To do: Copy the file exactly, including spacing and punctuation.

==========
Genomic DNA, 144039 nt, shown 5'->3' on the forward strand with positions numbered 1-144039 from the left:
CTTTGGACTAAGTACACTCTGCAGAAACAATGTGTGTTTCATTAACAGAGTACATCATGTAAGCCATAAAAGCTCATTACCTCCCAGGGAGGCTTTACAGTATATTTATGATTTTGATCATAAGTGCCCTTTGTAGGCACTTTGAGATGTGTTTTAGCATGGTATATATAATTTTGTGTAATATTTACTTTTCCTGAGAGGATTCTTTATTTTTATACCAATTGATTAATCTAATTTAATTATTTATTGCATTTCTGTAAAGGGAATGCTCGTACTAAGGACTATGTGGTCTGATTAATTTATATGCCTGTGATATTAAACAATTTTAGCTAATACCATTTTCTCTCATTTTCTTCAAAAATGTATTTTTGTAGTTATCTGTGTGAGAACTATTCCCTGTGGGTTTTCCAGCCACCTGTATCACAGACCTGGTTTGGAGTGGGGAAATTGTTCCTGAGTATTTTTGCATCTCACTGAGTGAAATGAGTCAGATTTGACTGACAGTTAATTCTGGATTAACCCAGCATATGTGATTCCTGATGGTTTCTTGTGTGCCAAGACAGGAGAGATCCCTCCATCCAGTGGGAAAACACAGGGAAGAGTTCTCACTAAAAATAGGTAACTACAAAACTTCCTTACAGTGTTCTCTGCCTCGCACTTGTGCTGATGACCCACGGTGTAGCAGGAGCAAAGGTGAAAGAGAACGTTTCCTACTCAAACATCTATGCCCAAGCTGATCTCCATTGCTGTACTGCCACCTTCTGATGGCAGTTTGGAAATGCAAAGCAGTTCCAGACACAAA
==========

Genomic DNA, 144039 nt, shown 5'->3' on the forward strand with positions numbered 1-144039 from the left:
CTTTGGACTAAGTACACTCTGCAGAAACAATGTGTGTTTCATTAACAGAGTACATCATGTAAGCCATAAAAGCTCATTACCTCCCAGGGAGGCTTTACAGTATATTTATGATTTTGATCATAAGTGCCCTTTGTAGGCACTTTGAGATGTGTTTTAGCATGGTATATATAATTTTGTGTAATATTTACTTTTCCTGAGAGGATTCTTTATTTTTATACCAATTGATTAATCTAATTTAATTATTTATTGCATTTCTGTAAAGGGAATGCTCGTACTAAGGACTATGTGGTCTGATTAATTTATATGCCTGTGATATTAAACAATTTTAGCTAATACCATTTTCTCTCATTTTCTTCAAAAATGTATTTTTGTAGTTATCTGTGTGAGAACTATTCCCTGTGGGTTTTCCAGCCACCTGTATCACAGACCTGGTTTGGAGTGGGGAAATTGTTCCTGAGTATTTTTGCATCTCACTGAGTGAAATGAGTCAGATTTGACTGACAGTTAATTCTGGATTAACCCAGCATATGTGATTCCTGATGGTTTCTTGTGTGCCAAGACAGGAGAGATCCCTCCATCCAGTGGGAAAACACAGGGAAGAGTTCTCACTAAAAATAGGTAACTACAAAACTTCCTTACAGTGTTCTCTGCCTCGCACTTGTGCTGATGACCCACGGTGTAGCAGGAGCAAAGGTGAAAGAGAACGTTTCCTACTCAAACATCTATGCCCAAGCTGATCTCCATTGCTGTACTGCCACCTTCTGATGGCAGTTTGGAAATGCAAAGCAGTTCCAGACACAAA